Tag Archives: State Art Collection

- Statue Stories: Thomas J. Jackson and Civil War Remembrance


Statue of Thomas J. “Stonewall” Jackson (1874). John H. Foley (1818-1874). State Art Collection of Virginia

 This is the first in a series of blog posts about the statues of Virginia’s Capitol Square, which are a part of the State Art Collection. The State Art Collection includes around 450 works of art exhibited in the Capitol, the Executive Mansion, and state agency buildings. Pieces have entered the collection through donation, purchase, and state commission.

Virginia’s Capitol Square, which houses the State Capitol building and the Executive Mansion, is dotted with statues. While they may fade into the background for many, each of these statues has its own history, arising not only from the story of its subject but from the circumstances of its creation. This post will create an object biography for one of those Capitol Square statues, the piece created by John Henry Foley in 1875 to depict Confederate General Thomas J. “Stonewall” Jackson. The current debates over Confederate statuary focus mainly on the subject of the statue, while the process by which the statues were conceived, commissioned, created, and erected is overlooked.

Stonewall Jackson, who earned his famous nickname during the First Battle of Manassas in 1861, was one of the Confederacy’s most lauded generals. Jackson died on 10 May 1863 due to an injury sustained at the Battle of Chancellorsville, and the news spread quickly through the United States and abroad. By early … read more »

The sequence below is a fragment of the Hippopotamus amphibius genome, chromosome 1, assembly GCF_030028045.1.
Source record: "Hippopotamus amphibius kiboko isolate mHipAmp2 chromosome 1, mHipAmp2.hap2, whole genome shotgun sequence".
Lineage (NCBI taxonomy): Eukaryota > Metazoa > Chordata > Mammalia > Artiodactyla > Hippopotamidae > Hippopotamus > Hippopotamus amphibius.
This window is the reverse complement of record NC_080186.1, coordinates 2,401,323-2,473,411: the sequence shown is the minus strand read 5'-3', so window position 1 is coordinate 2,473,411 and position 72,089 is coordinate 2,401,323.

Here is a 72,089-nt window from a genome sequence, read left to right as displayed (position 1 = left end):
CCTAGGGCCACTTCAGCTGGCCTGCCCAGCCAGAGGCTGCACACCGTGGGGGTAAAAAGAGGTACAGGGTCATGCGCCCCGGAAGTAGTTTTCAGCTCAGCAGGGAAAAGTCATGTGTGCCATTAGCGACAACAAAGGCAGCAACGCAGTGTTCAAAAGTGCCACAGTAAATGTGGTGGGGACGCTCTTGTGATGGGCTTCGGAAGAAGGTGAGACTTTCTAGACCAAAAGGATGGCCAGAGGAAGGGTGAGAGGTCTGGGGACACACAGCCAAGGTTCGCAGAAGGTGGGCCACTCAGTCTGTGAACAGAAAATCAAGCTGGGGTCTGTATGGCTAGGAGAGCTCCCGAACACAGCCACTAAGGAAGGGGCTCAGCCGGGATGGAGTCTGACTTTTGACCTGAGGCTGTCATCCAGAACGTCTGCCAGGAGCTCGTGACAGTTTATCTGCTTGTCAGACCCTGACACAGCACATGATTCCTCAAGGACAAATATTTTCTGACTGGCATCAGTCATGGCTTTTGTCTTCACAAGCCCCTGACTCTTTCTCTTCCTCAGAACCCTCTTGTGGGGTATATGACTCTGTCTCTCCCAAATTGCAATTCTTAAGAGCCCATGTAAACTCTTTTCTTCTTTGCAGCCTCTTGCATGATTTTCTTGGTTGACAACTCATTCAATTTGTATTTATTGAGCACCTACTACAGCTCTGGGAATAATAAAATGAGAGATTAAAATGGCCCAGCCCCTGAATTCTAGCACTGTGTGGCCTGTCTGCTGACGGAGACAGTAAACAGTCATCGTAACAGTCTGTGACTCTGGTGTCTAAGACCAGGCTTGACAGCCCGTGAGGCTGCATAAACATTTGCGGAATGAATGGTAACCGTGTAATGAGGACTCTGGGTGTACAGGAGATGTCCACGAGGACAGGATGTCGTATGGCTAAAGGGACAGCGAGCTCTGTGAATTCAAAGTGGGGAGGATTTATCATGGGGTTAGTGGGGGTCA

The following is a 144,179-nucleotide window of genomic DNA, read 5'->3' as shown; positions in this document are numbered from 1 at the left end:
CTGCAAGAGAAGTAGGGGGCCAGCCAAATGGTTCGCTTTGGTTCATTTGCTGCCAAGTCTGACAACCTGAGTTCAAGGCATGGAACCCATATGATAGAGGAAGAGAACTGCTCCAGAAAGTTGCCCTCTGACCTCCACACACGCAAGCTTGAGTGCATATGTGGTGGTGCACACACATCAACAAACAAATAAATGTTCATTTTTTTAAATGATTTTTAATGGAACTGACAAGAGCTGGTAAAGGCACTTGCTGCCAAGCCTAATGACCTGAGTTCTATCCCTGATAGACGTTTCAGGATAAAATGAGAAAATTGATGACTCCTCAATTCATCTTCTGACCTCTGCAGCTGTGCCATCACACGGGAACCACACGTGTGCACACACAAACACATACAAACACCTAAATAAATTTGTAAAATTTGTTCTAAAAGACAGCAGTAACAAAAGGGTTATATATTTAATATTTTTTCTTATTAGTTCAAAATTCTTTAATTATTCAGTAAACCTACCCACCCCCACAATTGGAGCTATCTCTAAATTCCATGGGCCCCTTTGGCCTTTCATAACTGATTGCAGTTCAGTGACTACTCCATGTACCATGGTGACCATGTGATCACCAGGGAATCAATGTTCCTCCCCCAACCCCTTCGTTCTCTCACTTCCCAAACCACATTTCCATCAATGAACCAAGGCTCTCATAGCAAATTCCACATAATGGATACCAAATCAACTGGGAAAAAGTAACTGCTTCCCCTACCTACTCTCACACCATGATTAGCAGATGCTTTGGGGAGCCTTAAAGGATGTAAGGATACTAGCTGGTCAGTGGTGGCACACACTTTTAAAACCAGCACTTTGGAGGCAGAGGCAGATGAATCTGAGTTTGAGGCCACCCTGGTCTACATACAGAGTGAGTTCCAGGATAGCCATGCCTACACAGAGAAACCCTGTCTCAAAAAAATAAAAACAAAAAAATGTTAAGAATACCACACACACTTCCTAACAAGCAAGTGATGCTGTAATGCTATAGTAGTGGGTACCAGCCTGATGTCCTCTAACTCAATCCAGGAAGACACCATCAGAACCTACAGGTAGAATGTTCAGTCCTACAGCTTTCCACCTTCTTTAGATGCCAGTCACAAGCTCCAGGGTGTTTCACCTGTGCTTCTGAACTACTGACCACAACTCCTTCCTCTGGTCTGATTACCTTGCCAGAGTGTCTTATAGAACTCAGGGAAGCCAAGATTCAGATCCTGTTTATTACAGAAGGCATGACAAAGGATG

Posted in Other Departments, State Records Blog Posts
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- “See to it that his name be not forgotten”: An unknown soldier in the State Art Collection


Unidentified, by John Pleasants Walker (1855-1932), 1920

 

As a non-librarian at the Library of Virginia, I am constantly grateful for both the depth of our collections and the knowledge of our archival and reference staff. My job is to help look after Virginia’s State Art Collection, which consists of artworks owned by the Commonwealth on display in public buildings in the Capitol Square area.  As part of my job, I do research on state art objects in response to inquiries from the public and in order to flesh out catalog files.

The works in the State Art Collection are mostly what you would expect – portraits of public officials, statues and busts of presidents, and the occasional scenic Virginia landscape.  Paintings of private individuals have also become part of the collection over the years, either through association with a notable Virginian, or as a gift to the state.  In some instances, as with this portrait of a World War I era soldier, the identity of the subject and the way the piece was acquired have been forgotten, and we are left with a mystery.

As with any piece of material culture, the best place to start is the object itself. There are a few clues in the painting: the signature indicates that it was painted in 1920 by local artist John Pleasants Walker (1855-1932), and the uniform insignia shows  that our read more »

Posted in World War I Centennial
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